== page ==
By Daniel Hunter

Jobseekers who repeatedly refuse to play by the rules face losing benefits for three years under tough new rules introduced.

The new rules send a clear message that people receiving benefits have a responsibility to actively seek work in exchange for receiving Jobseekers Allowance.

Jobseekers who are ready to work hard and want to get on in life will get all the support they need through Jobcentre Plus and schemes such as the Work Programme, which offers tailored support to the long-term unemployed, and the Youth Contract, which will create nearly 500,000 opportunities for young people through work experience, apprenticeships and wage incentives for businesses.

But some people refuse to play by the rules and last year alone jobcentre advisors were forced to sanction 495,000 claimants, including 72,000 who refused an offer of employment. Currently, those who fail to live up to their responsibilities can lose JSA for up to 3 months. From today that will increase to up to three years for repeat offenders who refuse to accept jobs or voluntarily leave a job without good reason.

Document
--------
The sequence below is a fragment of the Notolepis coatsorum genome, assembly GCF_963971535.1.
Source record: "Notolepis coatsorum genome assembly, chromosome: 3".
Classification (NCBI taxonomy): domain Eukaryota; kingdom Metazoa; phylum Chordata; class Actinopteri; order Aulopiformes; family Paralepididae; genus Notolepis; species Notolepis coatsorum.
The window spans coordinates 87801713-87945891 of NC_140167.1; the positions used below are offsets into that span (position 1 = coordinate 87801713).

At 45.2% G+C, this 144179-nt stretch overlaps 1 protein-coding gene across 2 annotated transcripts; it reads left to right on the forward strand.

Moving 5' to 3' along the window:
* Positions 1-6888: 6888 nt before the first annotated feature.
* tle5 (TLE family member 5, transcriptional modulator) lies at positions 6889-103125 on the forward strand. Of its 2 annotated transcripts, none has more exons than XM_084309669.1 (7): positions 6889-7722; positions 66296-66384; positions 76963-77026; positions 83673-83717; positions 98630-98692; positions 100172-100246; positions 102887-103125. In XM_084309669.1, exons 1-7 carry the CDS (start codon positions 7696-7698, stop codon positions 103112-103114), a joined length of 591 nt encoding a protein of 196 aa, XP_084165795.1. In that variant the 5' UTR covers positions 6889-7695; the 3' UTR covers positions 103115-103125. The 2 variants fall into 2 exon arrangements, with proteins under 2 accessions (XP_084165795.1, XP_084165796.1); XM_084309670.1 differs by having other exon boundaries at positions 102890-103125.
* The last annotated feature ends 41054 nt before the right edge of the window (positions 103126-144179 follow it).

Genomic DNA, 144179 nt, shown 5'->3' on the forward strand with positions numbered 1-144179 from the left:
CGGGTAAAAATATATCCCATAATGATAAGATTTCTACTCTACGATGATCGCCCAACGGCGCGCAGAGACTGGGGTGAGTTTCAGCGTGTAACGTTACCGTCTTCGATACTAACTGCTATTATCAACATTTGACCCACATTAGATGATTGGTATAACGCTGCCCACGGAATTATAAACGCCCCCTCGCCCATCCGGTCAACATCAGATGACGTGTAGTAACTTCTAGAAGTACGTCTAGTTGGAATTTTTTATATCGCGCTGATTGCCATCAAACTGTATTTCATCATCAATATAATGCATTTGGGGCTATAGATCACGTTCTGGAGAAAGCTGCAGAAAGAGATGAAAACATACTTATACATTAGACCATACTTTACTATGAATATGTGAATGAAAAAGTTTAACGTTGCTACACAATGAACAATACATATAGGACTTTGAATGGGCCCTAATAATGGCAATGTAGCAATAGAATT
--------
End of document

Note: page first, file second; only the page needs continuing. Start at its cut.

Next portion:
"Choosing a life on benefits when you're able to work is not an option," Minister for Employment Mark Hoban said.

"These rules send out a clear message to jobseekers. We will offer them the support they need to find work, but in return for receiving benefits they have responsibilities too. People cannot expect to keep their benefits if they do not hold up their end of the bargain."

Currently, jobseekers who break the most important rules, such as refusing to accept a reasonable job offer, can be subject to sanctions for between one week and 6 months. But the wide range means that some claimants do not have a clear understanding of the consequences of refusing to comply with the rules.

The new sanctions regime introduced today will be clearer and more robust, and substantially aligns the current system with the rules which will be in force when Universal Credit is introduced.

There will be 3 levels of sanctions, ranging from four weeks for a minor offence to three years for serious repeat offenders. The new regime is tougher but fairer, and the rules will be clearly explained to all claimants from day one so that they are in no doubt that if they do not comply they will not get their benefit.

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